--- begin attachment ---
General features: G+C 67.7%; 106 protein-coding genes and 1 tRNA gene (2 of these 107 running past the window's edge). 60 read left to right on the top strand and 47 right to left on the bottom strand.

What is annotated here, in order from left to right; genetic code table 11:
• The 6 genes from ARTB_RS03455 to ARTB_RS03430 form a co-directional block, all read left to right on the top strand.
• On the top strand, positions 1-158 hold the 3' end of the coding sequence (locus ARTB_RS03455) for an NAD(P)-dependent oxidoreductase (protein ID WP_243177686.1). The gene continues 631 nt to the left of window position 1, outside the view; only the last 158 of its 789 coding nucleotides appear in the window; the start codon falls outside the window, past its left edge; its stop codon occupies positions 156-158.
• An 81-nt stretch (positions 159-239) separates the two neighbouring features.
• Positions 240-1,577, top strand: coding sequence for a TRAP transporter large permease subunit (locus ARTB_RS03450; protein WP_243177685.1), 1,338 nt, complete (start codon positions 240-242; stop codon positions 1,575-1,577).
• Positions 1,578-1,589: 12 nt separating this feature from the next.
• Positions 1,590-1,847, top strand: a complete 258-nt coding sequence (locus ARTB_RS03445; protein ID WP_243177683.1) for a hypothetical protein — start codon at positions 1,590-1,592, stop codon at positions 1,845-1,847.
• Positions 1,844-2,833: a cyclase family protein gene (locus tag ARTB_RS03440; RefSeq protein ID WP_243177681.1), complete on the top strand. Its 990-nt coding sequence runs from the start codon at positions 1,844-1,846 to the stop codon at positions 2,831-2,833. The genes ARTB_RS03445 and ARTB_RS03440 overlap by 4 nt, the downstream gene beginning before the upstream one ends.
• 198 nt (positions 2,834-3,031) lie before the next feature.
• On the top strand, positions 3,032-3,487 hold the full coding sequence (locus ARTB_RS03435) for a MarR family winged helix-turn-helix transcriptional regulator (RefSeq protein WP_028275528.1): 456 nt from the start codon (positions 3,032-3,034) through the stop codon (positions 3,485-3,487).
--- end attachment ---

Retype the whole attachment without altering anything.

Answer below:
General features: G+C 67.7%; 106 protein-coding genes and 1 tRNA gene (2 of these 107 running past the window's edge). 60 read left to right on the top strand and 47 right to left on the bottom strand.

What is annotated here, in order from left to right; genetic code table 11:
• The 6 genes from ARTB_RS03455 to ARTB_RS03430 form a co-directional block, all read left to right on the top strand.
• On the top strand, positions 1-158 hold the 3' end of the coding sequence (locus ARTB_RS03455) for an NAD(P)-dependent oxidoreductase (protein ID WP_243177686.1). The gene continues 631 nt to the left of window position 1, outside the view; only the last 158 of its 789 coding nucleotides appear in the window; the start codon falls outside the window, past its left edge; its stop codon occupies positions 156-158.
• An 81-nt stretch (positions 159-239) separates the two neighbouring features.
• Positions 240-1,577, top strand: coding sequence for a TRAP transporter large permease subunit (locus ARTB_RS03450; protein WP_243177685.1), 1,338 nt, complete (start codon positions 240-242; stop codon positions 1,575-1,577).
• Positions 1,578-1,589: 12 nt separating this feature from the next.
• Positions 1,590-1,847, top strand: a complete 258-nt coding sequence (locus ARTB_RS03445; protein ID WP_243177683.1) for a hypothetical protein — start codon at positions 1,590-1,592, stop codon at positions 1,845-1,847.
• Positions 1,844-2,833: a cyclase family protein gene (locus tag ARTB_RS03440; RefSeq protein ID WP_243177681.1), complete on the top strand. Its 990-nt coding sequence runs from the start codon at positions 1,844-1,846 to the stop codon at positions 2,831-2,833. The genes ARTB_RS03445 and ARTB_RS03440 overlap by 4 nt, the downstream gene beginning before the upstream one ends.
• 198 nt (positions 2,834-3,031) lie before the next feature.
• On the top strand, positions 3,032-3,487 hold the full coding sequence (locus ARTB_RS03435) for a MarR family winged helix-turn-helix transcriptional regulator (RefSeq protein WP_028275528.1): 456 nt from the start codon (positions 3,032-3,034) through the stop codon (positions 3,485-3,487).